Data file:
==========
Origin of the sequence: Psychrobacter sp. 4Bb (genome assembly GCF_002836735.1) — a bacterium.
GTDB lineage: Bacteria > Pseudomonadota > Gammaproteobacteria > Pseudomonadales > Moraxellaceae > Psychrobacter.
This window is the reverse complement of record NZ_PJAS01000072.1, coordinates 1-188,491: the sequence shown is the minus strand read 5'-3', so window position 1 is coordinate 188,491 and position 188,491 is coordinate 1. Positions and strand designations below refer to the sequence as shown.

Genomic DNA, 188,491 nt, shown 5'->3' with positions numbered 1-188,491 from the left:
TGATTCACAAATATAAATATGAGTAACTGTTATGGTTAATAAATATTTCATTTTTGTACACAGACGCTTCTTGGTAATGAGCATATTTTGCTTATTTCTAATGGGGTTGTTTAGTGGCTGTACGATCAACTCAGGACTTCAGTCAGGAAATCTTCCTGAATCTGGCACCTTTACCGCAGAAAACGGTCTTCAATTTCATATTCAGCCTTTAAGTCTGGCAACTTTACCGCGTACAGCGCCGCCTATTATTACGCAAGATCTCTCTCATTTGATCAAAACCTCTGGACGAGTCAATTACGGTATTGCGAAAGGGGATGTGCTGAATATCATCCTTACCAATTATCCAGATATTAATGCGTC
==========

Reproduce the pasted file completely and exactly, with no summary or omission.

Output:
Origin of the sequence: Psychrobacter sp. 4Bb (genome assembly GCF_002836735.1) — a bacterium.
GTDB lineage: Bacteria > Pseudomonadota > Gammaproteobacteria > Pseudomonadales > Moraxellaceae > Psychrobacter.
This window is the reverse complement of record NZ_PJAS01000072.1, coordinates 1-188,491: the sequence shown is the minus strand read 5'-3', so window position 1 is coordinate 188,491 and position 188,491 is coordinate 1. Positions and strand designations below refer to the sequence as shown.

Genomic DNA, 188,491 nt, shown 5'->3' with positions numbered 1-188,491 from the left:
TGATTCACAAATATAAATATGAGTAACTGTTATGGTTAATAAATATTTCATTTTTGTACACAGACGCTTCTTGGTAATGAGCATATTTTGCTTATTTCTAATGGGGTTGTTTAGTGGCTGTACGATCAACTCAGGACTTCAGTCAGGAAATCTTCCTGAATCTGGCACCTTTACCGCAGAAAACGGTCTTCAATTTCATATTCAGCCTTTAAGTCTGGCAACTTTACCGCGTACAGCGCCGCCTATTATTACGCAAGATCTCTCTCATTTGATCAAAACCTCTGGACGAGTCAATTACGGTATTGCGAAAGGGGATGTGCTGAATATCATCCTTACCAATTATCCAGATATTAATGCGTC